The province released its 2017 Long Term Energy Plan (LTEP) Oct. 26. It’s the first energy blueprint released since 2013 and is a road map that sets out the direction for Ontario’s energy future.
Thousands of people from across Ontario were engaged in the development of the LTEP during a consultation and engagement process took place from October 2016 to January 2017.
The Renewable Energy Alliance of Ontario (REAO) provided input during the consultation process. Local 793 business manager Mike Gallagher had spearheaded formation of the REAO, bringing together a broad coalition of employers, labour and industry groups, to ensure that renewable energy continues to play a vital role in Ontario’s energy mix.
The REAO presented a brief to the Minister of Energy that made five recommendations for the LTEP.
Members of the union and coalition also attended the consultation sessions across the province.
The involvement of Local 793 and the REAO was acknowledged in the new LTEP.
The report stated:
“The tremendous growth of Ontario’s clean tech and renewable energy sectors has attracted billions of dollars in investment to Ontario and led to the creation of thousands of new jobs across many trades and professions. That explains why a broad coalition of employers, labour and industry groups, including the International Union of Operating Engineers, the Laborers’ International Union of North America (LiUNA) and the Aboriginal Apprenticeship Board of Ontario, support Ontario’s investment in renewable energy.”
Following is a statement on the LTEP from Local 793 Business Manager Mike Gallagher:
For Immediate Release
Oct. 26, 2017
CONSTRUCTION UNION LAUDS LONG TERM ENERGY PLAN
OAKVILLE — Mike Gallagher, business manager of Local 793 of the International Union of Operating Engineers, says the Long Term Energy Plan released today by the province is a step in the right direction because it ensures nuclear and renewable energy projects remain part of the mix.
“On behalf of the more than than 14,500 IUOE Local 793 members, I applaud Premier Kathleen Wynne and her Liberal government for showing a continued commitment to both nuclear and renewable energy projects because they provide reliable, near-endless sources of clean, low-cost electricity for families and businesses as well as long-term employment for Operating Engineers.”
Gallagher said the plan reaffirms that renewables are increasingly competitive with conventional energy sources and will continue to play a key role in helping Ontario meet its climate change goals, and that Ontario will move forward refurbishing six nuclear units at the Bruce Power plant and four units at the Darlington Nuclear Generating Station between 2016 and 2033.
“This plan ensures the province will be able to generate the affordable power it needs for current and future demand while reducing greenhouse gases and protecting the health of Ontarians.”
In addition to his role as union leader, Gallagher is a director on the Renewable Energy Alliance of Ontario (REAO), which is a broad coalition of employers, labour and industry groups dedicated to ensuring renewable energy continues to play a vital role in Ontario’s energy mix. The REAO presented a brief to the Minister of Energy that made five recommendations for the LTEP.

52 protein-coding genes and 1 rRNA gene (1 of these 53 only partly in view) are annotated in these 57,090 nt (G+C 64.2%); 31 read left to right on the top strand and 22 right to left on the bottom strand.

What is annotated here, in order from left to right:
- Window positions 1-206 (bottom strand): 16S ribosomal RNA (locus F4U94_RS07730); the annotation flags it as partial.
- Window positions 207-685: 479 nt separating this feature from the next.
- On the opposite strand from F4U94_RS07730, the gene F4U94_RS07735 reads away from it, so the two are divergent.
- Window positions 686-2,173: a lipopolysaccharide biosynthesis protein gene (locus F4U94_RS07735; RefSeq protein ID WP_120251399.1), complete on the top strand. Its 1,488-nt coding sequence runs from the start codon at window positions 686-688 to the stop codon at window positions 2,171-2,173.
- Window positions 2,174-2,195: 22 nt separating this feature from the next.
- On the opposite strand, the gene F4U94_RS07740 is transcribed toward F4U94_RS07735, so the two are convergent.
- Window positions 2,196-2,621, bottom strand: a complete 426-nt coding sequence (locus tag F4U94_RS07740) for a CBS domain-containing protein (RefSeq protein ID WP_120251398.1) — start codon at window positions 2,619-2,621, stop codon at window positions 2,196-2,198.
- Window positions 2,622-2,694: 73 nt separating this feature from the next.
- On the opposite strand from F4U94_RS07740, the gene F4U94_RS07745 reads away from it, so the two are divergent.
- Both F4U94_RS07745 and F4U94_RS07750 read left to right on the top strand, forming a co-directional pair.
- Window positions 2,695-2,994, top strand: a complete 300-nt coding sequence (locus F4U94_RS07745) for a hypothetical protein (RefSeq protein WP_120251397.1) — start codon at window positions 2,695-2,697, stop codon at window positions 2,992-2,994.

Gallagher said nuclear and renewables are the safest, most economical, environmentally-friendly and healthiest way to produce electricity and are a vital part of the province’s energy plan.
“In the plan, the provincial government has committed to supporting the renewable energy sector. By transitioning to renewables, we are improving our air quality and addressing global warming.”
Gallagher noted that investments in clean energy are benefitting the economy, as projects like wind and solar have invested more than $14 billion in Ontario’s economy, creating more than 200,000 good-paying jobs. The renewables sector is forecast to contribute nearly $5.4 billion to Ontario’s gross domestic product and create 56,500 jobs between 2017 and 2021.
“Ontarians need and want renewable energy and the infrastructure that supports it. I am glad that the government has listened to groups like REAO and indicated that renewables are part of the energy plan going forward.”
Gallagher also said Ontario’s commitment to refurbishment projects at Bruce Power and Darlington Nuclear Generating Sation will ensure that families in Ontario have a stable supply of energy for years to come.
The refurbishment at the Bruce is expected to create 22,000 direct and indirect jobs each year over the term of the project while Darlington is expected to create 11,800 jobs each year over the term of the project.
“Ontario’s nuclear industry contributes more than $5 billion annually to Canada’s economy and supports about 50,000 Ontario jobs,” he said. “I am hopeful that the Long Term Energy Plan released today helps Ontario move to a lower carbon economy.”
Local 793 of the International Union of Operating Engineers represents more than 14,500 highly-skilled crane and heavy equipment operators across Ontario. The union has a head office, banquet hall and training campus in Oakville, and another training campus in Morrisburg.
For additional information contact:
Local 793 Business Manager Mike Gallagher
905-469-9299, ext. 202
Business manager Gallagher was also quoted in a statement on the Bruce Power website. Click here for the statement.
The Renewable Energy Alliance of Ontario also issued a statement on the LTEP. Click here for the statement.